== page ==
You may have seen it when trying to compile your Swift code: “expression was too complex to be solved in a reasonable time”. In this article, @cocoawithlove takes a look at why this error occurs, some techniques for avoiding it and also some ideas about a possible solution to this issue in the longer-term.
The recent introduction of Xcode Source Extensions at WWDC promised a number of possibilities for extending Xcode to meet our needs. However, the reality of Xcode Source Extensions is somewhat different with significant limitations and a number of frustrations. In this article, @ericasadun recounts some of this issues she has encountered and explores the art of the possible.
I know this one isn’t quite a library but it’s worth mentioning. If you’re taking a step back and want to learn how large-scale apps are put together one of the best ways to learn is to look at what other people have done. With this in mind, this collection of open source iOS apps by @dkhamsing is particularly useful when trying to identify apps to study.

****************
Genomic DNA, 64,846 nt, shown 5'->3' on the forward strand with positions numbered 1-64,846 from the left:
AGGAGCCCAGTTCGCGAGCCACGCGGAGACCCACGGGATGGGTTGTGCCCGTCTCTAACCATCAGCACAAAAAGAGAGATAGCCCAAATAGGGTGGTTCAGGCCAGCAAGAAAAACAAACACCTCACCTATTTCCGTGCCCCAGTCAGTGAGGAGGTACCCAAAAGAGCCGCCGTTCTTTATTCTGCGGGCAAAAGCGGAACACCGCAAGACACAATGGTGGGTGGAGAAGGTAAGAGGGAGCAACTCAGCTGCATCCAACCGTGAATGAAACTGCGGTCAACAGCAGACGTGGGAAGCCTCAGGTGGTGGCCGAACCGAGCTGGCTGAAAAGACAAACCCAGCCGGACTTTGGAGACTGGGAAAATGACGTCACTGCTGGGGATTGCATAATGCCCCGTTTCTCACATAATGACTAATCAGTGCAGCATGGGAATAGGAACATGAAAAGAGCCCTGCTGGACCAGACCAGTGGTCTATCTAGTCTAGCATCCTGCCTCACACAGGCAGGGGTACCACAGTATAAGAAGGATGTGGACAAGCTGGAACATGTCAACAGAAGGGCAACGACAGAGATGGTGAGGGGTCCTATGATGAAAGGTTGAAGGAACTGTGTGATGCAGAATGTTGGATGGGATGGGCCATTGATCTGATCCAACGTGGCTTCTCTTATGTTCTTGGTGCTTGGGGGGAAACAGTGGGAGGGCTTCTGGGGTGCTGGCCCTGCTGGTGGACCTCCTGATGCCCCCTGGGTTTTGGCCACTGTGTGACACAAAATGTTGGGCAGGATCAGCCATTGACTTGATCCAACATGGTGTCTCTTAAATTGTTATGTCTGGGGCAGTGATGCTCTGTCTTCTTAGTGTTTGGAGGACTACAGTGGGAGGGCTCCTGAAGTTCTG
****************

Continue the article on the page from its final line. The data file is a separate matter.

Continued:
When it comes to social media, Facebook is obviously one of the key players but until recently, if you wanted to integrate its functionality into your own apps, you had to use an it’s Objective-C based API’s. The good news though is this week saw the release of a new Swift-based SDK providing access to analytics, login, sharing features as well as the Facebook Graph API which will make integrating it into your Swift apps a little easier. It currently supports both Swift 2.2.1 and Swift 2.3 there is also commitment to update it to Swift 3 when the Swift 3 GM is released.
A great video from @xenadu02 taking a look at the Swift open source project, how to get the code, how to compile it as well as the process for creating, reviewing and implementing Swift proposals. A great introduction for anyone wishing to contribute.
Have you ever encountered and app and wondered what code want into it? For open source projects you can look at the code but what if you don’t have the code? In this video, @conradev looks at the tools and concepts involved in reverse-engineering an existing app providing demonstrations using Lyft’s iOS app. An interesting talk.